In a season of expectations, find peace in reality

My expectations have been too high.

For what?

A lot of things, actually…but I’m trying to change that.

This time of year is filled with expectations: the arrival of Jesus, the arrival of winter, the hope of a new year, and myriad other things.

In fact, our church has been using the concept of “Great Expectations” as a theme for Advent this year. Because of that, I’ve been making an effort to adjust my own expectations…in many ways.

from Charles Dicken's "Great Expectations"

The problem with expectations

It’s fine to look forward to certain things and get excited about what’s in store for the future – whether it’s preparing for parties, unwrapping gifts, or simply getting to work on time. But the problem is, very often, our expectations are far different from reality.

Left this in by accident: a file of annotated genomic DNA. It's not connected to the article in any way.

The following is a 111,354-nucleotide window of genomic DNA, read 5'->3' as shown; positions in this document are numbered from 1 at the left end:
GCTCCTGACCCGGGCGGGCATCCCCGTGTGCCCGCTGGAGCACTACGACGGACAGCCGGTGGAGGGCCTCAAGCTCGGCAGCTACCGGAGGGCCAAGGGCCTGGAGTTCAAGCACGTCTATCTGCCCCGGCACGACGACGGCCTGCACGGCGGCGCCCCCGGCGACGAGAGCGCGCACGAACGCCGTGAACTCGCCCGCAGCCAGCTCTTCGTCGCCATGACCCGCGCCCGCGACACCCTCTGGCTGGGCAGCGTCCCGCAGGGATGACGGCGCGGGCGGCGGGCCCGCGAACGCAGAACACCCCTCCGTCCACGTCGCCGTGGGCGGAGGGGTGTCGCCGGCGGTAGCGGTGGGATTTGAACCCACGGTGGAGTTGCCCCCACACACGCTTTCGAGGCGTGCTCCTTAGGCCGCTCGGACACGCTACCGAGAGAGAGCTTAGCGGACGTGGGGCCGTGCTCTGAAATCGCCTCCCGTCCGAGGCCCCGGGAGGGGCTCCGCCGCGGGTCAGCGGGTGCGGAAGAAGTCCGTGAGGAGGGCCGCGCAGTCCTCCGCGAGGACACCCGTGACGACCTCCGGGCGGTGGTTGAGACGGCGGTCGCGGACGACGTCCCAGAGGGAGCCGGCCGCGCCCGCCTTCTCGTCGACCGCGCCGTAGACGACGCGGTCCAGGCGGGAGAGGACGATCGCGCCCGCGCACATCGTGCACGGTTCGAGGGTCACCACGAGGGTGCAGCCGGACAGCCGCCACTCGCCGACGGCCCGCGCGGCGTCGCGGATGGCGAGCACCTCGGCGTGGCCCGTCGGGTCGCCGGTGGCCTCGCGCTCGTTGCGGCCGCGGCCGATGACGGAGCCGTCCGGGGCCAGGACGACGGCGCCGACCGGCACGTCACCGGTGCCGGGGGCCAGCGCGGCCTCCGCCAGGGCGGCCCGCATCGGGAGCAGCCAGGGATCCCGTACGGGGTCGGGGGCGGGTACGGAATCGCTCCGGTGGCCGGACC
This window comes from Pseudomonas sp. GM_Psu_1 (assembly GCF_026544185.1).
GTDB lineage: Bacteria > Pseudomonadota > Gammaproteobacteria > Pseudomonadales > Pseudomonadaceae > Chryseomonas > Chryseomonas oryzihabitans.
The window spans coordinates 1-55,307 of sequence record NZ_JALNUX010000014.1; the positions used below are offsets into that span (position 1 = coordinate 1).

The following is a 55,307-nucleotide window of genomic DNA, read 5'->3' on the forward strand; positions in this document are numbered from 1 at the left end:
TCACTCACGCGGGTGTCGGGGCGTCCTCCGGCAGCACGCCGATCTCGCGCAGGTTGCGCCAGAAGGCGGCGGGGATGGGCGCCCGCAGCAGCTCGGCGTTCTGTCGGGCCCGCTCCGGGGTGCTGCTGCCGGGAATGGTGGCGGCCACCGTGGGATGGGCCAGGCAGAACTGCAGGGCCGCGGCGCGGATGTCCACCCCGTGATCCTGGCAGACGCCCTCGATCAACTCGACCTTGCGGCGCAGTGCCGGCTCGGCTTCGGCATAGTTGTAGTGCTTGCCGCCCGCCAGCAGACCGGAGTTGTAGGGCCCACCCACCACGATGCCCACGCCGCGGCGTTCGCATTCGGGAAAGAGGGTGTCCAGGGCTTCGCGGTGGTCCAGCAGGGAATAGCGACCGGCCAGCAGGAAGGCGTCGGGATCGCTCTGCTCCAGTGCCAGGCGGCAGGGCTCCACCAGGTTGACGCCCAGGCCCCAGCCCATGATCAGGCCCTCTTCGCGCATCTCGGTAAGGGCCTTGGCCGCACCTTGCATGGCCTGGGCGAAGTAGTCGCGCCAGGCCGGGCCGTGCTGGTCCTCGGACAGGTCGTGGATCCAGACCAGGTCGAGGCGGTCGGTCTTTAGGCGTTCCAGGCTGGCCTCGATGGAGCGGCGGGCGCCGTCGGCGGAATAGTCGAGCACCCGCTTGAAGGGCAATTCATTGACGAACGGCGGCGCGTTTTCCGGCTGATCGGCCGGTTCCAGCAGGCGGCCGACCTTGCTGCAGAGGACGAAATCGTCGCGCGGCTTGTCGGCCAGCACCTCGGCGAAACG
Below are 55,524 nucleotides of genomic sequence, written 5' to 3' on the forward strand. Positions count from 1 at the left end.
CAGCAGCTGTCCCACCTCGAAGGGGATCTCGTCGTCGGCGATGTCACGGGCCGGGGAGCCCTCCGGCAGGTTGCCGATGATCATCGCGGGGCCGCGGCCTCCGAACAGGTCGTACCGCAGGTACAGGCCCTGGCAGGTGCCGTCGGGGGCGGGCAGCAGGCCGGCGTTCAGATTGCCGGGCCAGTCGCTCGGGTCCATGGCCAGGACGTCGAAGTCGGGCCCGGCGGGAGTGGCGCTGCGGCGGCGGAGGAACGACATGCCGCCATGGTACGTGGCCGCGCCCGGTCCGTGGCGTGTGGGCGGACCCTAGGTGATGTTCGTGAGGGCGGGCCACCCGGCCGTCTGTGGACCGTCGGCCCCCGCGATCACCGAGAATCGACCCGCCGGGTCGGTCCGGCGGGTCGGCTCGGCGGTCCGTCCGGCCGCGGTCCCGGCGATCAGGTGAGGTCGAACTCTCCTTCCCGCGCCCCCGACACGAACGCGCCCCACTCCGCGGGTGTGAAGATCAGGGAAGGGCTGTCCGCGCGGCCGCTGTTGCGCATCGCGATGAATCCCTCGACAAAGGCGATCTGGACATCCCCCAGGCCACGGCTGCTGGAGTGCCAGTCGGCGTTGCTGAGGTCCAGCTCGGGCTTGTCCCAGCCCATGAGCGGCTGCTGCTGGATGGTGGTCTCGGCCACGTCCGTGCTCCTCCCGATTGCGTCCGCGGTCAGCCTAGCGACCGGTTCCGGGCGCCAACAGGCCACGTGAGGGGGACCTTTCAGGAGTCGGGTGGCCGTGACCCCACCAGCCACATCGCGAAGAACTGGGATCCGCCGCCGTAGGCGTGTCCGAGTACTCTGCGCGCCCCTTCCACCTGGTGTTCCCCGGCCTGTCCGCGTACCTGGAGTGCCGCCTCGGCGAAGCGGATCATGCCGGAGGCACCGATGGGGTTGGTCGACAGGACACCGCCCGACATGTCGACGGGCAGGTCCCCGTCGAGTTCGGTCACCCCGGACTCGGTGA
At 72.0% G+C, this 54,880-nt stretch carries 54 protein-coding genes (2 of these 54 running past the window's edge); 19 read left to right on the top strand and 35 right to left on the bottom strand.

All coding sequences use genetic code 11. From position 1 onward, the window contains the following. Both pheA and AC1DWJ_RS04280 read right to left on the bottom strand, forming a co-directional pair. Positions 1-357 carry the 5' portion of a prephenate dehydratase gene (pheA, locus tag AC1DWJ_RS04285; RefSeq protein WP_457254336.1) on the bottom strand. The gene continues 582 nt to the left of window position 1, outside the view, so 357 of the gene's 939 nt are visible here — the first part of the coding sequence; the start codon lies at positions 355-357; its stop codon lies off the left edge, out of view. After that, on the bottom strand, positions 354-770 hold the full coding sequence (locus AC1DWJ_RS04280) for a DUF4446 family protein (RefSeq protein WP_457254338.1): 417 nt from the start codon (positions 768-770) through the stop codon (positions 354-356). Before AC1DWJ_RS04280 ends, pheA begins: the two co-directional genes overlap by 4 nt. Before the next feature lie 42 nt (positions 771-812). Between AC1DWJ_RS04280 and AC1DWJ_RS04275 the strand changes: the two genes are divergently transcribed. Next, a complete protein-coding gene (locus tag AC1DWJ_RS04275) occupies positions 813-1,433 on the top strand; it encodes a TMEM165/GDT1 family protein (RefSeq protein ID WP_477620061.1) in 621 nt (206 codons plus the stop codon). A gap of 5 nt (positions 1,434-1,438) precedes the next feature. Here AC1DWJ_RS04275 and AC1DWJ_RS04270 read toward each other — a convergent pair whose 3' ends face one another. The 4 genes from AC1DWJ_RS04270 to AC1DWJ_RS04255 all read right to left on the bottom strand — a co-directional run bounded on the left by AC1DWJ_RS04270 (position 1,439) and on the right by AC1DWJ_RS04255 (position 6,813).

Religiously speaking, as our pastor explained, the Israelites of Jesus’ day were expecting a king in the manner of King David: a warrior, fighter, take-charge kind of guy who would march right in and restore their kingdom. So when they began thinking Jesus may be the one, they got their hopes up based on their expectations of what their king would be like.

However, when Jesus instead preached peace and love, refused to take any role in the government, and allowed Himself to be persecuted and tortured, they were so aghast they rose up against Him. He did not live up to their expectations.

Likewise, in our personal and secular lives, our expectations often get in the way of us enjoying life when reality sets in. A few examples…

Long lines at the mall…who’d have known??